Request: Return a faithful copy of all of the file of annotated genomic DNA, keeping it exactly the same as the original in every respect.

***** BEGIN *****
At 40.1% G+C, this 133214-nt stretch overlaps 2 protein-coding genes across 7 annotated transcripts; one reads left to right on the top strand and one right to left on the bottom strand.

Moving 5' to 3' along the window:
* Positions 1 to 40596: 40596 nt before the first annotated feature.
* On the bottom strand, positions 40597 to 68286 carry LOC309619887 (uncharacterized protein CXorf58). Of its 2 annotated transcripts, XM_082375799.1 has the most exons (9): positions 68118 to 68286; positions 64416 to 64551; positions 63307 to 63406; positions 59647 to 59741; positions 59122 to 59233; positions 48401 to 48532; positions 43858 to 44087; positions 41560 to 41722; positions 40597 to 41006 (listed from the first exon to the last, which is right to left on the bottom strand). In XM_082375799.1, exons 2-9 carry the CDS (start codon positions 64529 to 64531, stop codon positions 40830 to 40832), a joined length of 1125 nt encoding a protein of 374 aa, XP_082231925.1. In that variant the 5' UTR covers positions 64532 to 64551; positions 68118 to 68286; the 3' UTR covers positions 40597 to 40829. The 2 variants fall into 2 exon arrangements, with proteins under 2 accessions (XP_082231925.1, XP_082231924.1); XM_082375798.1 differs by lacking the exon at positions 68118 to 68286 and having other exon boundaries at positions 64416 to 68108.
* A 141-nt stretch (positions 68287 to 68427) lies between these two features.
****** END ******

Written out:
At 40.1% G+C, this 133214-nt stretch overlaps 2 protein-coding genes across 7 annotated transcripts; one reads left to right on the top strand and one right to left on the bottom strand.

Moving 5' to 3' along the window:
* Positions 1 to 40596: 40596 nt before the first annotated feature.
* On the bottom strand, positions 40597 to 68286 carry LOC309619887 (uncharacterized protein CXorf58). Of its 2 annotated transcripts, XM_082375799.1 has the most exons (9): positions 68118 to 68286; positions 64416 to 64551; positions 63307 to 63406; positions 59647 to 59741; positions 59122 to 59233; positions 48401 to 48532; positions 43858 to 44087; positions 41560 to 41722; positions 40597 to 41006 (listed from the first exon to the last, which is right to left on the bottom strand). In XM_082375799.1, exons 2-9 carry the CDS (start codon positions 64529 to 64531, stop codon positions 40830 to 40832), a joined length of 1125 nt encoding a protein of 374 aa, XP_082231925.1. In that variant the 5' UTR covers positions 64532 to 64551; positions 68118 to 68286; the 3' UTR covers positions 40597 to 40829. The 2 variants fall into 2 exon arrangements, with proteins under 2 accessions (XP_082231925.1, XP_082231924.1); XM_082375798.1 differs by lacking the exon at positions 68118 to 68286 and having other exon boundaries at positions 64416 to 68108.
* A 141-nt stretch (positions 68287 to 68427) lies between these two features.